If you're moving from another platform, one frustration is likely to be the inability to edit the <code>htaccess</code> file.

This can be used for modifying URL structures, which we explained under the Directory Structures section.

But is also extremely helpful for creating redirect rules, rather than manually redirecting every single URL individually. Unfortunately, this can't be done though.

We experienced a similar problem to this recently with a client that removed their AMP setup, and had thousands of 404 pages under the <code>/a/</code> directory.

The solution to this is to create rules inside a spreadsheet to catch these in bulk, then exporting this as a CSV file and importing directly into the Shopify Redirects section. No apps needed.

Default Pages

If you have a large number of products/pages, one thing to clean up will be the large number of automated pages Shopify generates.

If you have (or know) a Shopify store, do a quick Google search for this:

These are a few of many default pages you may see and on some stores, these can add up to hundreds or even thousands of pages.

Every new vendor/brand added? New page.

Every new product type added? New page.

These can add up significantly and can't be customised to have any SEO value.

My suggestion is to block them at a <code>Robots.txt</code> level or <code>noindex</code> (depending on the page), as explained in my full Shopify SEO guide.

Internal Linking Issues

Shopify has a lot of internal linking issues built in.

Product tags, blog tags, vendor pages, and product type pages are a few of these as they're all default pages that are typically linked (and indexable) throughout most themes.

But even more of a problem is product pages.

By default they're accessible under the wrong (a canonicalised) URL.

It'll look like this:<br/><code>/collections/name-of-category/products/name-of-product</code>

But if you were to look at the source code behind the page, you'd see a little line called a "canonical tag" that links to:<br/><code>/products/name-of-product</code>

Practically every theme links to the wrong URL then adds a canonical recommendation to search engines not to use it. They do this to pass information to the breadcrumb - but there's other ways of doing that.

This leads to long URLs and potential issues with the wrong URLs being indexed by search engines and sometimes the same product being indexed under multiple URLs.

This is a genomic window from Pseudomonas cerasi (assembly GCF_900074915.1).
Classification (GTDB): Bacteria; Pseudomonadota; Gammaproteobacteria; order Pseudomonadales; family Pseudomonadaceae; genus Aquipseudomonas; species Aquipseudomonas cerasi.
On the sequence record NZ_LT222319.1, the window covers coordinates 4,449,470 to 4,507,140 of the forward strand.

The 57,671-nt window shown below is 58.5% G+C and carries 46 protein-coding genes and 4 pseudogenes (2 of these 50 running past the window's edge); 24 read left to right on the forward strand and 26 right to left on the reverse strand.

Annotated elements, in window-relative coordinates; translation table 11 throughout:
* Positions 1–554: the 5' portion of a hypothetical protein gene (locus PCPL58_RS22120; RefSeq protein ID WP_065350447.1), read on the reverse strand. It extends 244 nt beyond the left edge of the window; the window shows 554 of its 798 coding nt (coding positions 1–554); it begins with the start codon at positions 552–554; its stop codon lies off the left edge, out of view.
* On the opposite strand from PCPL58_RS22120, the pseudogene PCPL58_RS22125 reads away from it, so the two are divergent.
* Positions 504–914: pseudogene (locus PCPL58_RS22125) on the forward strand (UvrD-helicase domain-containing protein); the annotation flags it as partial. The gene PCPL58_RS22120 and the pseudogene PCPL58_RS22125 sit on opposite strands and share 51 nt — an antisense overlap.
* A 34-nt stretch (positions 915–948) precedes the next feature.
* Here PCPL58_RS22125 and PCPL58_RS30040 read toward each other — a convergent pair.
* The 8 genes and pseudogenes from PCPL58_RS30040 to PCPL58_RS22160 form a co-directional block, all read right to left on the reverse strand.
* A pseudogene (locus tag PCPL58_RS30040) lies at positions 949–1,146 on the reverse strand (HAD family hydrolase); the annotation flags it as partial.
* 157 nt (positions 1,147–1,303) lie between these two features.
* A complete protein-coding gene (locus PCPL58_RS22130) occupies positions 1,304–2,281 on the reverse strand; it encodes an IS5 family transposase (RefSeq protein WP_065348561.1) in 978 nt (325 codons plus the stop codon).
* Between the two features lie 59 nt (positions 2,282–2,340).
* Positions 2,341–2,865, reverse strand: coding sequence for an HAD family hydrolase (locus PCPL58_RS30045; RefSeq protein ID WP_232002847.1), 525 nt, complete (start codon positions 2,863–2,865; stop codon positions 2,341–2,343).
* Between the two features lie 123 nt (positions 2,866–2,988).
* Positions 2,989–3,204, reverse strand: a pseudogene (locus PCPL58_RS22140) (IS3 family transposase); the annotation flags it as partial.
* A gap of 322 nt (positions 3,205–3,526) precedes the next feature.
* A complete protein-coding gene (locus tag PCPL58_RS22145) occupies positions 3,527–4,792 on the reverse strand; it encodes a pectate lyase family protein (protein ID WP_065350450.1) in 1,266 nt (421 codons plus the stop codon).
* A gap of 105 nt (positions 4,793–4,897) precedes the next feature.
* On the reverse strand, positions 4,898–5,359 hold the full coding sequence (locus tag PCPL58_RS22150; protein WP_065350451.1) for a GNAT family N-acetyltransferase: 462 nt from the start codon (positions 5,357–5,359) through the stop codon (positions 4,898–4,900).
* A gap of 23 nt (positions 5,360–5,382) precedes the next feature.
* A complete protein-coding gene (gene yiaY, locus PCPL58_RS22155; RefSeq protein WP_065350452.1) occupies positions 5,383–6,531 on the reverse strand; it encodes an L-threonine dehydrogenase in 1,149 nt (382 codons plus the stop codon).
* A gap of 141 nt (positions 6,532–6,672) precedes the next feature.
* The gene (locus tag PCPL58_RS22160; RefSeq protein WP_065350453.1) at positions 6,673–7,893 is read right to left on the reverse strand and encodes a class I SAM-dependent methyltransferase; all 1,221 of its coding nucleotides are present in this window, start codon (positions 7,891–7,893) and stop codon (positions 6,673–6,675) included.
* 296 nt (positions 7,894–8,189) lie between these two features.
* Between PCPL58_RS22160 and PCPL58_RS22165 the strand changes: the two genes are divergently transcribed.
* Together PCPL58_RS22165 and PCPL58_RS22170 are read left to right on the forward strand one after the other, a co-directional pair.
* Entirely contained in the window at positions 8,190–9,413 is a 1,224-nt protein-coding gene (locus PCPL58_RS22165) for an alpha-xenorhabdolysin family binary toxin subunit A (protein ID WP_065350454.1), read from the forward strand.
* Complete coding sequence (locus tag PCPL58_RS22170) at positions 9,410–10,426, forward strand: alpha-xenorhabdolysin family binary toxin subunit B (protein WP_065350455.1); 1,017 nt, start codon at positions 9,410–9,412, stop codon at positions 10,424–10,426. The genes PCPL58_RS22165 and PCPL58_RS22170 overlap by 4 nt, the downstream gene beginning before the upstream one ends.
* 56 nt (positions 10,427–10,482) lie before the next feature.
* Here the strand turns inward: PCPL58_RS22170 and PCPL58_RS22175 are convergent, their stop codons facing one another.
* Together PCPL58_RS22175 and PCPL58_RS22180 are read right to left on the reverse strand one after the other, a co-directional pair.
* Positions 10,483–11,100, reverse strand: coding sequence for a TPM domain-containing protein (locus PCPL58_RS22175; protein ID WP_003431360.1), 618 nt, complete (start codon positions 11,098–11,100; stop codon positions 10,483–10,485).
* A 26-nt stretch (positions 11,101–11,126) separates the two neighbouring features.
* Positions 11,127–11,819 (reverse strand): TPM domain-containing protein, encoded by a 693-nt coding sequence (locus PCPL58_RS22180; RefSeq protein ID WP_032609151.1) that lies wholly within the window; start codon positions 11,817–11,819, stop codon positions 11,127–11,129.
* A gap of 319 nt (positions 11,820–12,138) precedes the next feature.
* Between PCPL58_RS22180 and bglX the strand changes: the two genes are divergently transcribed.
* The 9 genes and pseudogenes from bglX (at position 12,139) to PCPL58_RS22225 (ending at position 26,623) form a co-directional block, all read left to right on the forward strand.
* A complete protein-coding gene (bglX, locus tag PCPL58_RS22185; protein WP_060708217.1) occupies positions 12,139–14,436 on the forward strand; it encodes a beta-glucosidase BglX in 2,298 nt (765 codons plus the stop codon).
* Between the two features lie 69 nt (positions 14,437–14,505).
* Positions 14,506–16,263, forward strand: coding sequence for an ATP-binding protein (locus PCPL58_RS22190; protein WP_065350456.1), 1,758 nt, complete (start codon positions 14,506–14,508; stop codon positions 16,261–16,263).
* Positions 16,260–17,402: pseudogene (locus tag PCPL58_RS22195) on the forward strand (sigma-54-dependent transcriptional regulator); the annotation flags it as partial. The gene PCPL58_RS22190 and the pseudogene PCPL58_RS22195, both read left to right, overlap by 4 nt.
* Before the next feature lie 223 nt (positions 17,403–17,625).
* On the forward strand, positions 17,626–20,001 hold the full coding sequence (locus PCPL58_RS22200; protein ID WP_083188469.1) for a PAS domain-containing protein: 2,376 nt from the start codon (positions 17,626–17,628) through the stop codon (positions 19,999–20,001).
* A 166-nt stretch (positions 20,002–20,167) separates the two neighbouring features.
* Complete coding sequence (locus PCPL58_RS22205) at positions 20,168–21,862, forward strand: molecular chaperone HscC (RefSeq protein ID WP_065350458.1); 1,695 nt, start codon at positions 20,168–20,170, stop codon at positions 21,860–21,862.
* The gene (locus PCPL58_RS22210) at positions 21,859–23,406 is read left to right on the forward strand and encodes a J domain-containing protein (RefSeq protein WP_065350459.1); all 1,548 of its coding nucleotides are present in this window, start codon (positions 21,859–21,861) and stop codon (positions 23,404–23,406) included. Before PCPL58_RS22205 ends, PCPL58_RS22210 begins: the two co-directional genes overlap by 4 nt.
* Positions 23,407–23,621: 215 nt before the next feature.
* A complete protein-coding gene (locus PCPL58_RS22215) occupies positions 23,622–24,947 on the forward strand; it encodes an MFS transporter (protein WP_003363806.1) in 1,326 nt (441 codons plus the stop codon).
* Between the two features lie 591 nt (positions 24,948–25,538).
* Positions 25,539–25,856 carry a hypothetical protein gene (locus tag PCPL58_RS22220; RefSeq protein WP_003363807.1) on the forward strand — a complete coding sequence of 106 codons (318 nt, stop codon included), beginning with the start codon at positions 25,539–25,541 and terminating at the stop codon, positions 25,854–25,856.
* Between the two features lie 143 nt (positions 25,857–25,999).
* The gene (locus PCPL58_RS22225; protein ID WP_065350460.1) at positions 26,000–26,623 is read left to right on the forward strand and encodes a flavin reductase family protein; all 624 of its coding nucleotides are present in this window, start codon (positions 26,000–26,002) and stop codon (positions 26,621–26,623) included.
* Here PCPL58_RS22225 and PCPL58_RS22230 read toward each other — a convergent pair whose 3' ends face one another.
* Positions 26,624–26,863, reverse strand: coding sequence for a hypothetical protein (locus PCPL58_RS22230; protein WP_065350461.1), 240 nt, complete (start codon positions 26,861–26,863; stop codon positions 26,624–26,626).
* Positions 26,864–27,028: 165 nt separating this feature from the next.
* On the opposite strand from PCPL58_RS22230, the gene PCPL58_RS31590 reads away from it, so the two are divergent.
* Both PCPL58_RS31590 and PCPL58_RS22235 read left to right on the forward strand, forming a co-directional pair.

Thankfully, it's a nice simple fix in most themes.

You can do this under Online Store > Themes > Customize > Theme Actions > Edit Code > Snippets > <code>product-grid-item.liquid</code>:

Then removing the text that says <code>within: collection</code>:

Hit Save and all your links should be fixed. Just be careful to remove all instances, sometimes your theme may have multiple links or have a slightly different structure.

Product Variants

If you have a store with a significant number of product variants or options, you may have difficulties with Shopify's 100 variants and 3 options limit.

This is relatively easy to fix by creating separate products for different options such as colours or materials, but can also lead to several product variants all being indexed by search engines i.e. thin content.

This isn't a problem as it's easy to fix with canonical tags as explained in my product variants limit workaround post, but is something you'll need to do.

Final Thoughts

I've written in detail about Shopify before, the conclusion is always the same…

While there are some limitations, in general it's a fantastic platform that can be setup and optimised well for SEO with a few workarounds.

Shopify Plus is no different, if you're moving from a different enterprise platform you'll likely need to change directory structures and approaches to certain things, but you can definitely have a well setup site from an SEO perspective.

If you need any help with that, please don't hesitate to get in touch with us.


Further Shopify Reading

If this article is helpful, you may be interested in our other Shopify training: